Skip to navigation

BenQ EW2420 review

BenQ EW2420 monitor


Affordable for a VA-based display, but poor presets and disappointing image quality extinguish its appeal

Review Date: 7 Jan 2011

Reviewed By: Sasha Muller

Price when reviewed: £151 (£181 inc VAT)

Overall Rating
3 stars out of 6

Features & Design
4 stars out of 6

Value for Money
3 stars out of 6

Image Quality
2 stars out of 6

Take a glance through its specs and BenQ’s monitor looks like a bona-fide bargain. Not only does it offer 24in of screen space and Full HD resolution, it also eschews the cheaper TN panels of the competition for a high-quality A-MVA panel from AU Optronics.

It even looks pretty good. The smart, unfussy design doesn’t stretch to luxuries such as an adjustable stand, but DVI, D-SUB and twin HDMI ports are present, while a four-port USB hub provides two sockets at the rear and two more at the side. There’s also a handy 3.5mm headphone output at its side.

BenQ EW2420 monitor

Image quality, however, is decidedly mediocre. At its default settings, poor colour reproduction left our test images looking unnatural, with skin tones and subtle pastel shades rendered completely incorrectly. An average Delta E of 10.6 wins the BenQ the dubious accolade of being one of the least accurate monitors we’ve reviewed in recent times.

Delta E

Delta E is a figure that represents the difference between the desired colour and the colour displayed onscreen. Below 1.0 is indistinguishable to the human eye; an experienced viewer may notice differences around 3-4. We measure Delta E with a colorimeter before and after calibration.

Any hope that BenQ’s preset image modes might help matters are soon dashed, most adding a horrible, over-sharpened effect that ruins fine detail and text clarity. We also observed horrendous smearing on moving images. We managed to mostly fix this by switching on the panel’s overdrive feature, a setting that really should be enabled by default.

It’s a shame as the panel itself is obviously quite capable. The typical VA panel strengths are in evidence: deep, lustrous blacks combine with measured contrast ratios of well over 2,500:1. And tweaking the EW2420’s settings by hand yielded much better results. After carefully adjusting the monitor’s RGB controls we managed to get the Delta E down to 2.9, but only thanks to the guidance of our X-Rite colorimeter.

Had BenQ paid more attention to providing well-calibrated presets, the EW2420 could have been an unqualified bargain. Instead, it’s a big disappointment.

Author: Sasha Muller

Subscribe to PC Pro magazine. We'll give you 3 issues for £1 plus a free gift - click here
User comments

Worth the effort?

Does this mean then, basically, that if you have the calibration equipment and are prepared to spend some time tweaking the settings then this is a really good monitor for the price?
Or is it still a bit naff after all the effort?

By ChilliBoom on 12 Jan 2011

Calibration will definitely help...

...but when you could buy the Viewsonic VP2365wb for about £190 inc VAT, I wouldn't bother.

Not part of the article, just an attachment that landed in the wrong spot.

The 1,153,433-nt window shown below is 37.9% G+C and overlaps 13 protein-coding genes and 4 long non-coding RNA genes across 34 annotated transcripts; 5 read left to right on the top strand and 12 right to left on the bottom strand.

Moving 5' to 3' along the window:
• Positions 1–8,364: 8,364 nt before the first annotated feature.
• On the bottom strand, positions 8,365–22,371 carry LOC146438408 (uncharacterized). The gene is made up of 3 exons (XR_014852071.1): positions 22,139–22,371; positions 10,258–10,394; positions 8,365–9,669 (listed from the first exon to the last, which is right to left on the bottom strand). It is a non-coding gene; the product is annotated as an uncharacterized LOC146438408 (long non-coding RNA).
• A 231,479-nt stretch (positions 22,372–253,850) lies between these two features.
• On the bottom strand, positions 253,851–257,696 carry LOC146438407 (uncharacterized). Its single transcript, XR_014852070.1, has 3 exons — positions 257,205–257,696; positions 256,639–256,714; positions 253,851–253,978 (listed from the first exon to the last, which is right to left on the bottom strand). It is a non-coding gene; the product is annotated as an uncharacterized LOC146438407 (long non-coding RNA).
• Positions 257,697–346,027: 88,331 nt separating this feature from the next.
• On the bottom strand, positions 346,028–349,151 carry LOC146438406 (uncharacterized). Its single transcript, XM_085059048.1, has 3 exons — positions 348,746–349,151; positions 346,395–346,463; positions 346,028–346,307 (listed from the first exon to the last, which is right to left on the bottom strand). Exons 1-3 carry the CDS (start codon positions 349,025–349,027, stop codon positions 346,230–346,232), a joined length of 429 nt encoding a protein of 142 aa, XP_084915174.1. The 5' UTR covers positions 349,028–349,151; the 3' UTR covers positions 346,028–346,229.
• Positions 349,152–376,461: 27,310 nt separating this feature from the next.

And, don't forget, a calibrated VP2365wb would blow the EW2420 away.

See the review here:

By SashaMuller on 12 Jan 2011

Good point

Yeah, that does look a much better bet. Research fail on my part... ;-)

By ChilliBoom on 12 Jan 2011

I find my unit absolutely brilliant!

This monitor is of great value and the reason why is because of the package of goodies that comes with the monitor at such a low price tag. With this monitor you get a VA panel which delivers a spectacular 3000:1 true contrast ratio. The difference between true contrast ratio and DCR is that true contrast ratio makes a difference. With the EW2420 you will see plenty of dynamism and deep blacks which are especially prominent when it comes to watching videos or browsing pictures, but especially when you are watching high definition blu ray content, where the richness of depth comes to your favor. I would definitely agree that the colors are brilliantly perspiring and wide defined, as few reviews have claimed the VA panel series from BenQ (including EW2420) is comparable with e-IPS monitors such as U2311H. Although the viewing angles may not be as spot on as IPS panels, for the mere price you pay for the EW2420 you are certainly getting a lot in return. Also to mention that with the extreme clarity you also get clean whites and extremely sharp text for work or browsing the net. And when it comes to connectivity, the EW2420 is extremely generous by offering 2 HDMI, 1 DVI, 1 D-Sub, USB ports, and 2 onboard speakers. The speakers are fair, and nothing substantially promising, but that is no surprise as I have yet to see a monitor with superb speakers. Overall I would say great performance, great value, and great product.

By mederic on 5 Apr 2011

Leave a comment

You need to Login or Register to comment.


Latest Category Reviews
Eizo ColorEdge CX241 review

Eizo ColorEdge CX241

Category: Monitors
Rating: 5 out of 6
Price: £984
Acer K272HUL review

Acer K272HUL

Category: Monitors
Rating: 4 out of 6
Price: £364
AOC q2770Pqu review

AOC q2770Pqu

Category: Monitors
Rating: 5 out of 6
Price: £360
NEC MultiSync EA244UHD review

NEC MultiSync EA244UHD

Category: Monitors
Rating: 5 out of 6
Price: £1,295
NEC MultiSync PA272W review

NEC MultiSync PA272W

Category: Monitors
Rating: 5 out of 6
Price: £984
Compare reviews: Monitors


Latest News Stories Subscribe to our RSS Feeds
Latest Blog Posts Subscribe to our RSS Feeds
Latest Features
Latest Real World Computing


Sponsored Links


Your email:

Your password:

remember me


Hitwise Top 10 Website 2010

PCPro-Computing in the Real World Printed from

Register to receive our regular email newsletter at

The newsletter contains links to our latest PC news, product reviews, features and how-to guides, plus special offers and competitions.